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M E D I A  C E N T E R

November 2016 - Appetite for Risk Remains

Updated: Jul 10, 2018

Financial markets continue to grapple with a variety of issues ranging from the trajectory of central bank policy and the potential for global fiscal stimulus to sluggish, albeit improved, corporate earnings growth and the outcome of the U.S. election. All of this continues to take place against a backdrop of still highly accommodative monetary policy including the purchases of both risk-free and risky assets by global central banks which is driving valuations on financial assets higher and further igniting the intense search for yield dynamic. As we move into the final months of the year, we continue to see this backdrop, combined with a stronger global growth dynamic, as benefiting risky assets into year-end.

Global equity markets finished October close to the bottom of their recent ranges with the MSCI All-Country World Index down 1.8% for the month. Year-to-date, the index is up 2.9%. A variety of factors accounted for the softer tone to markets, though we believe the turnaround in bond yields was the most likely culprit. Global bond yields across developed markets hit multi-month highs resulting in the largest losses in sovereign bonds since May 2013 when the Federal Reserve announced its decision to taper its asset purchases. The U.S. 10-year Treasury rose 25 basis points during the month, closing at 1.83%, its highest level since June.

The proximate cause for the rise in government bond yields is the recognition that the Federal Reserve is on course to raise its benchmark interest rate by 25 basis points when it meets in December, its first hike in one year. Futures markets are pricing in a 70% probability of a rate hike, up from 59% at the beginning of September. Confidence in the ability for the Fed to move was strengthened following the release of third quarter GDP growth which printed at 2.9%, the most in two years. The Federal Reserve Bank of Atlanta is forecasting GDP growth for the fourth quarter of 2.7%. Additionally, an inflection point in the labor participation rate in the U.S., which ticked up to 62.9% in September from 62.4% a year ago, could suggest a tightening in the labor market and with it, growing inflationary pressures.

The normalization of interest rates in the U.S. has not been the sole driver of higher bond yields. Inflation expectations have also steadily risen across developed markets with 10-year breakeven rates, a measure of investors’ inflation expectations, climbing markedly in the U.S., Europe and the United Kingdom. This is also being reflected in the headline data. In the U.S. for instance, core PCE printed at 1.7%, up from 1.3% a year ago, but still below the Fed’s target of 2%.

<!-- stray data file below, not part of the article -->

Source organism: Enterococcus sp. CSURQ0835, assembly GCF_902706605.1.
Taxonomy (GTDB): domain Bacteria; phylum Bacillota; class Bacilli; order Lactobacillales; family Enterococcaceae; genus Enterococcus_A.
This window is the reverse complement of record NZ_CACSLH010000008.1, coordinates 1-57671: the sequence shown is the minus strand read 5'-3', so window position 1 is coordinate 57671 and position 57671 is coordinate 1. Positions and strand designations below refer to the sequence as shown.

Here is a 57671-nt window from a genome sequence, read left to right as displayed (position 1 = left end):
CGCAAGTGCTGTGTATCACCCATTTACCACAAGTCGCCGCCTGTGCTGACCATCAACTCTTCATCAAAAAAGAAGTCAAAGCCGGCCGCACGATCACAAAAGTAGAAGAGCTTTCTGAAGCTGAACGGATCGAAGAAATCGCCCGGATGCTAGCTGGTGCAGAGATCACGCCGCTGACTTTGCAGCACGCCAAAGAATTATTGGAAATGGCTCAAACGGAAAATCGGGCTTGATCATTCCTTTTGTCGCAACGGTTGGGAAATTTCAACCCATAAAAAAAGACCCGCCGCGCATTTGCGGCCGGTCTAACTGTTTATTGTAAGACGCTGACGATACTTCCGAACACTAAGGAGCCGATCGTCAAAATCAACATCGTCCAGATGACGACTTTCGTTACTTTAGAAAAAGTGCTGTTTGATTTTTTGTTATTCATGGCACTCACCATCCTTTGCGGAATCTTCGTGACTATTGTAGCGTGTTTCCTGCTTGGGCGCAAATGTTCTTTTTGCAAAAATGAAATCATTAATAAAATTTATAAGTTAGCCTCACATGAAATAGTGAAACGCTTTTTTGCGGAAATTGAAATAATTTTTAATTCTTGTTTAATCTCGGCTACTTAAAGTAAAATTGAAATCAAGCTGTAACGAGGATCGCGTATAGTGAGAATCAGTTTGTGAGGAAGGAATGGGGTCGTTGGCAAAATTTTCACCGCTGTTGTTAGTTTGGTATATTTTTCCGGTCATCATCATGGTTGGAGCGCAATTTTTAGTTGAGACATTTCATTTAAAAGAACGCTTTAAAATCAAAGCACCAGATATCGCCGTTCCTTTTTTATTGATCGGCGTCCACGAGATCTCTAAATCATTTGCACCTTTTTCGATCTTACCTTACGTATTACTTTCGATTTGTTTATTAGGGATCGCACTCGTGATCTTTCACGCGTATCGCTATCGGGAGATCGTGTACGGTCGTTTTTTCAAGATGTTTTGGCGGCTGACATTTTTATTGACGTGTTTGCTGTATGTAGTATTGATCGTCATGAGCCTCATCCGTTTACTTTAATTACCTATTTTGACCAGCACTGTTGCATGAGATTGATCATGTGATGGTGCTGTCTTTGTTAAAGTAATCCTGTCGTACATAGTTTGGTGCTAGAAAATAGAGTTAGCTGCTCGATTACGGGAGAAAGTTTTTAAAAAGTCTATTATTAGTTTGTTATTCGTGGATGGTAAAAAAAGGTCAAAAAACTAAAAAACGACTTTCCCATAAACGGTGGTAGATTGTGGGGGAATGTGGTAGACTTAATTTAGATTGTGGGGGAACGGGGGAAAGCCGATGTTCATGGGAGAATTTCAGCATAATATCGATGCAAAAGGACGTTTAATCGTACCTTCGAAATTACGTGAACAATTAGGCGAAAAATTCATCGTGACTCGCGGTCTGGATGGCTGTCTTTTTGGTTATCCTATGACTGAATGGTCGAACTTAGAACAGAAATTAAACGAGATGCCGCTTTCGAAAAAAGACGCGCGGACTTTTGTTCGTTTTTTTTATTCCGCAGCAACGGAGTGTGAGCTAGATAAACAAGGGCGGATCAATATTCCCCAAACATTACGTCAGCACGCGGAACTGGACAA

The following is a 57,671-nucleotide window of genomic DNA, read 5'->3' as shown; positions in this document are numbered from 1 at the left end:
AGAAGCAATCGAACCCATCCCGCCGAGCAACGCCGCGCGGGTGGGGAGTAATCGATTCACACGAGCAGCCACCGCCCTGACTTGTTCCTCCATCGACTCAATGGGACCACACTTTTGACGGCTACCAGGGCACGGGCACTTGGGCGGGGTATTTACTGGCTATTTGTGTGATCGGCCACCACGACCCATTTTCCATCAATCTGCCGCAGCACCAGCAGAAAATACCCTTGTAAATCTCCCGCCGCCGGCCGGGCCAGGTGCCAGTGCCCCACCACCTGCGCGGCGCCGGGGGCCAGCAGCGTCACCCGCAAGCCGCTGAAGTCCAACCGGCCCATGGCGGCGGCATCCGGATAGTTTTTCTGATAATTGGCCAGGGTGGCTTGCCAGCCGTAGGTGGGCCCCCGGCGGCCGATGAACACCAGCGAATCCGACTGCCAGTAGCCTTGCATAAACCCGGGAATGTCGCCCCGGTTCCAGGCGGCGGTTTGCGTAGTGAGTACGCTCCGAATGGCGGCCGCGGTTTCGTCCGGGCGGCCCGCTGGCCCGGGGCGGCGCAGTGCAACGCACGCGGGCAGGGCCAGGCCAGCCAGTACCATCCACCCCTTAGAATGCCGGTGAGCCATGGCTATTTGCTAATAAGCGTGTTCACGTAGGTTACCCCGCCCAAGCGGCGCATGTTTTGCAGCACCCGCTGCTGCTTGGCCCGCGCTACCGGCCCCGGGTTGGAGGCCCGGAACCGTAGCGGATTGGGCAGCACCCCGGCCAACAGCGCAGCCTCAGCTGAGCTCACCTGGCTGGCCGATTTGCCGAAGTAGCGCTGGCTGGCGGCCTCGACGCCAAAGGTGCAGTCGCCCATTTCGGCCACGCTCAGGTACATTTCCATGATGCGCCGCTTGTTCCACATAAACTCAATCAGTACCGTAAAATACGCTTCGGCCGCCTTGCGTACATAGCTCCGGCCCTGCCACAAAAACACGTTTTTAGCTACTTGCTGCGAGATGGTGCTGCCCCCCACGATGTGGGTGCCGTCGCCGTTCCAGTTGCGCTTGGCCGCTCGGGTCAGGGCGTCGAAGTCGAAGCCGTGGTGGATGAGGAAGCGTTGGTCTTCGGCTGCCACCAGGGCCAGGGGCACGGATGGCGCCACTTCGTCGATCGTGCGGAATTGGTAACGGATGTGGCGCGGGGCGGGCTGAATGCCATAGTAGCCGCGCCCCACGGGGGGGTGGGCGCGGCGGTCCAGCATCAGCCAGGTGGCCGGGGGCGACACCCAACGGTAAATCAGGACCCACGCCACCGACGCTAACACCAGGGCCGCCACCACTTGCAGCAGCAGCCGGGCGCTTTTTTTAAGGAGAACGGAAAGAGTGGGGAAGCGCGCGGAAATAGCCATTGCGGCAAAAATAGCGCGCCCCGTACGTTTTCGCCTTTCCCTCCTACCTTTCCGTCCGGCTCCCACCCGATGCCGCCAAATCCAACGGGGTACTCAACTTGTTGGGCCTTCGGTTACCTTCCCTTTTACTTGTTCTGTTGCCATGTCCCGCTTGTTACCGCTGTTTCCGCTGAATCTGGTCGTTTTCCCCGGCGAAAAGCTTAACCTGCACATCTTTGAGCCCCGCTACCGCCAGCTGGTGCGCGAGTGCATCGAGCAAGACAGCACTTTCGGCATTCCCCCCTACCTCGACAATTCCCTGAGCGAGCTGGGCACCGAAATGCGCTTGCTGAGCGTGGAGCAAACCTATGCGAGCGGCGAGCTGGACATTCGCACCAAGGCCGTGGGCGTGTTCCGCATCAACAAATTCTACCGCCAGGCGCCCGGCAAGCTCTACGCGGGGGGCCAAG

Inflation expectations were also driven by the moderate pickup in global growth as evidenced by stronger macro data over the month; Citibank’s Economic Surprise Index (CESI) for major economies rose to its highest level since August following a sharp decline over the summer. At the same time, oil markets have stabilized around $48, but have been subject to bouts of volatility on account of the questionable durability of the OPEC decision to limit future output. A more vociferous discussion over the need for global fiscal stimulus has also played a role in boosting inflation expectations with the market expecting some form of increased government spending from whichever presidential candidate ultimately resides in the White House.

As bond yields rose in the U.S., so did the value of the U.S. Dollar which gained 2.9% on the month, on a trade-weighted basis and rose to its highest level since January. Counterintuitively, higher yields in the eurozone were also accompanied by the largest depreciation in the euro against the U.S. Dollar since May, falling 2%. The reason is that higher bond yields in the eurozone increase the number of eligible securities the European Central Bank (ECB) can purchase as part of its 1.7 trillion euro quantitative easing program; the ECB is prohibited from buying bonds which yield less than its deposit rate of -0.4%. This reduces the likelihood the ECB will begin to taper its current easing program in the near-term and clears the way for a continuation in its expansionary monetary policy.

Our strategic equity allocation remains unchanged and we continue to favor markets which trade at more attractive relative valuations but still stand to benefit from easier credit conditions. Our European equity allocation outperformed its developed markets peers over the month as the Eurostoxx50 gained 2% versus a 1.9% decline for the S&P 500. The move higher was partially driven by the uptick inflation expectations— inflation rose to 0.5% from 0.4% in October—as well as further improvement in the macro backdrop. Indeed, the purchasing managers’ index (PMI) for the eurozone rose to 53.7 in October from 52.6 while the sub-index measuring prices charged by businesses to customers rose to a five-year high.